Things You'll Need
Pet odor removal product
The Chorkie, a type of designer dog, is a cute, 8- to 15-pound cross between a Yorkshire Terrier and a Chihuahua. Like all mixed breeds, individual Chorkies may take on the appearance and characteristics of a Yorkie, a Chihuahua or a combination of the two. Though Chorkies are not nearly as popular as purebred Yorkies or Chihuahuas, they share many of the same positive qualities: intelligence, playfulness and a compact, apartment-friendly size. Unfortunately, both Yorkies and Chihuahuas are difficult to housebreak, a quality shared by the hybrid. With some positive reinforcement and consistent training, however, your dog should be housebroken within two weeks.
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Decide whether to take your Chorkie outside or have him go in a designated indoor spot. Some dog experts recommend litter-box training since toy breeds hate going outside in cold weather, but outdoor training will work as long as you are consistent.
Set up a litter box in a designated spot in your home, if you choose to train indoors. Newspapers will also work, but if you potty train with newspapers, your dog might feel free to relieve himself on other papers.
Designate a specific outdoor area for your Chorkie to use, if you want to train outdoors. Give him the chance to relieve himself in this specific area before you go on an extended walk. This will allow you and your pet to enjoy the extended walk without the hassles of doggie bags, angry neighbors and so forth.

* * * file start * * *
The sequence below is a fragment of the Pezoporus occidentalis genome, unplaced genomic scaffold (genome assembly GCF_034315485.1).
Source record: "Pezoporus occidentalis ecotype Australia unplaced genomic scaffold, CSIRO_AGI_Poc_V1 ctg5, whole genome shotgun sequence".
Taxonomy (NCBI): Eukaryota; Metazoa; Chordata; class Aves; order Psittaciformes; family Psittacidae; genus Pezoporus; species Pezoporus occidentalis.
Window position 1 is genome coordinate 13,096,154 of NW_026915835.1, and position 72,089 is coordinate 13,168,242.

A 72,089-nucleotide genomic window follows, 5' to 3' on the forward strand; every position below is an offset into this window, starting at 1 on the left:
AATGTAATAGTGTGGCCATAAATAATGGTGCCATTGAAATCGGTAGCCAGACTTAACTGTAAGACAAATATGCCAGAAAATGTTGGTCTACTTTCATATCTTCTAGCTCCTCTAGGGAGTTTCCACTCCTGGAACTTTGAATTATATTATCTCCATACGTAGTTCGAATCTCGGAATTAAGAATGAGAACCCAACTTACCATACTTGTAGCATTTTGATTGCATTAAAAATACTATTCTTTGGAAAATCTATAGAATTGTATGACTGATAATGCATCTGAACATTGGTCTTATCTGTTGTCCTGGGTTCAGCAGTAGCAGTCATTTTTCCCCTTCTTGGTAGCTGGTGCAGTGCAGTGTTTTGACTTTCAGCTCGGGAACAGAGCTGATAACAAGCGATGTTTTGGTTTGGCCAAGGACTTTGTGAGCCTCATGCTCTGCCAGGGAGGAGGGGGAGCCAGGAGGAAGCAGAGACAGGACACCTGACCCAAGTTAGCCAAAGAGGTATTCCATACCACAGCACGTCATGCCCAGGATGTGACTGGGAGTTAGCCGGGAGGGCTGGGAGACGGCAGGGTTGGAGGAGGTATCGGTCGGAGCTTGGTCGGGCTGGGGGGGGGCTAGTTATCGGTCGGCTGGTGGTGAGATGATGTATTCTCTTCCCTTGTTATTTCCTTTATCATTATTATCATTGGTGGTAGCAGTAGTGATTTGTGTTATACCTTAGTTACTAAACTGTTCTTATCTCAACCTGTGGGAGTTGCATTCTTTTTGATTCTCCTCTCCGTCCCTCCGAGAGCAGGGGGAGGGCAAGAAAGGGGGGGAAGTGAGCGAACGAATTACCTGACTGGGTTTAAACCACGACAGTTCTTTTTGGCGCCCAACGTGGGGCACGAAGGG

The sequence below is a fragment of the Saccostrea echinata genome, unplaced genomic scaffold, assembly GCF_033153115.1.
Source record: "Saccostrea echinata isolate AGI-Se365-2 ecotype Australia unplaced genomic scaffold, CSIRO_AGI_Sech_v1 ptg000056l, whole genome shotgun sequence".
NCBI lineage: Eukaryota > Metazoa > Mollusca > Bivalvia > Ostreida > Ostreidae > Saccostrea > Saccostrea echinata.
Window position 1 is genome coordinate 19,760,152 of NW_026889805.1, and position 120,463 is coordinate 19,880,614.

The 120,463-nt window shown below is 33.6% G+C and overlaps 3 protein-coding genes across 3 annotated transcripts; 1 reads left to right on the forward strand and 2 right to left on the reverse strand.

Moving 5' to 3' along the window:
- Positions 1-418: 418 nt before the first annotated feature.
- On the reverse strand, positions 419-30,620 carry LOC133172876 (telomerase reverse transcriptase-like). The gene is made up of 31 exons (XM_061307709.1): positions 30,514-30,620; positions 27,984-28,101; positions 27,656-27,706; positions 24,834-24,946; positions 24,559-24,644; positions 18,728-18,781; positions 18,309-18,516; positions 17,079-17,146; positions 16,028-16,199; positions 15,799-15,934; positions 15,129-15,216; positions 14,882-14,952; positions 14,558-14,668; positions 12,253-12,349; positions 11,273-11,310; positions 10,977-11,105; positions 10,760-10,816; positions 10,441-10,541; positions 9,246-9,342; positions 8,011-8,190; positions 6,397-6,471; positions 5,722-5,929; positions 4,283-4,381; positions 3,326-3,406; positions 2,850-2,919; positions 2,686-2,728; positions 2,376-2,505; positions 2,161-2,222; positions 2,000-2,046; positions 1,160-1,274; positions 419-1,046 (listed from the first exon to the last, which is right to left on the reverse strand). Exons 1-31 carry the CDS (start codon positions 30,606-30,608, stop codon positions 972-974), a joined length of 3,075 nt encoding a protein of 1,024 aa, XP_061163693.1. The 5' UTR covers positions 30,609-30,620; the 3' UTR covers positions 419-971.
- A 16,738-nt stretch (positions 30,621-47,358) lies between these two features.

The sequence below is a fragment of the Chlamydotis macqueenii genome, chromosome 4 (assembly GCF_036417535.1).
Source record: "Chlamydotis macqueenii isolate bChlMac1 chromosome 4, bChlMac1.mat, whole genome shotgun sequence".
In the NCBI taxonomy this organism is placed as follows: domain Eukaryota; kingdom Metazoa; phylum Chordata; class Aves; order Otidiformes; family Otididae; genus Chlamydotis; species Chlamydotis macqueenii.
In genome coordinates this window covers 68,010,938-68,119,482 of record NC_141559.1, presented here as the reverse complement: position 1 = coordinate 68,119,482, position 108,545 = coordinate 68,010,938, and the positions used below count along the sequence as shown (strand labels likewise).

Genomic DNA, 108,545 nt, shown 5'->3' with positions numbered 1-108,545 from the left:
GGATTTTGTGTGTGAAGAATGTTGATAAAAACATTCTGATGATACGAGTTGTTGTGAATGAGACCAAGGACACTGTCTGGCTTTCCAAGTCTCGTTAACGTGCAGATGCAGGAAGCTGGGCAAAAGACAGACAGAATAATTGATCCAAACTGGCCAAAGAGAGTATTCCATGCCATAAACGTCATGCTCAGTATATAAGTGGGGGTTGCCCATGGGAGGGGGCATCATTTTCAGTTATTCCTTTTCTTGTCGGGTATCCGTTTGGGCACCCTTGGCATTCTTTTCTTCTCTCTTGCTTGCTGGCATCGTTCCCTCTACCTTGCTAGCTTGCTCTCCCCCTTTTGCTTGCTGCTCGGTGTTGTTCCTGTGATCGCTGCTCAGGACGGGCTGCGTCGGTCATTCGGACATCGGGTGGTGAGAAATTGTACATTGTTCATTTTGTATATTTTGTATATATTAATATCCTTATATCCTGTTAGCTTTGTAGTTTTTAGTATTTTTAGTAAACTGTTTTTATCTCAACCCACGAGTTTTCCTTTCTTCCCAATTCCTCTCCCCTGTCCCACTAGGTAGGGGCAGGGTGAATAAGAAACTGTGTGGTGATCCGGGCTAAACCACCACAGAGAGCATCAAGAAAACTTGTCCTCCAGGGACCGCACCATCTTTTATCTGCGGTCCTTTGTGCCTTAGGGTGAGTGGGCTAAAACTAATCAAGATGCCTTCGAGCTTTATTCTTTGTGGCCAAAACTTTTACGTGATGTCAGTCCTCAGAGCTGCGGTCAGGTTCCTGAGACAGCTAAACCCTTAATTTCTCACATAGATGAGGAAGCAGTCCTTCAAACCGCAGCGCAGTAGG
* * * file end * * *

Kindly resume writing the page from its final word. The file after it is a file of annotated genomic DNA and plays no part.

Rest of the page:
Confine your Chorkie to a dog crate or box during the housebreaking process. Leave him in the crate at all times unless you are playing with him, walking him or taking him to his toilet area. The crate should be about 2 by 3 feet, enough space to eat and rest comfortably. Your pet won't eliminate in his personal space unless it's an emergency.
Feed your dog breakfast and dinner at set times every day, and take him to his designated toilet area 30 minutes after eating.
Take your dog to visit his litter box or outside area as soon as you wake up in the morning and before you go to bed at night. If he wakes up at any time during the night, take him out immediately.
Say "Go toilet" or a similar phrase of your choosing when your Chorkie starts doing his business in the designated spot. Your dog will soon associate this phrase with going to the toilet, and will eventually run to the door or his litter box when you use the phrase.
Praise your dog when he eliminates where you want him to. Say "Good boy!" and offer a treat or other positive reinforcement.
Clean your dog's toilet area regularly, whether it is inside or outside.
Correct your dog calmly and humanely if he has an accident in the house. When you see him relieving himself in a non-toilet area, clap your hands and sternly say "No!" If you notice a mess but didn't catch your dog in the act, carry your dog to the mess and say "No!" Do not hit your dog, scream at length, or give sustained punishments (e.g. refusing to take him to the dog park next weekend). Dogs don't respond to or understand such punishments, and they will do more harm than good.
Clean up accidents immediately, and eliminate odors with apple cider vinegar or a pet enzyme spray, available at all pet stores.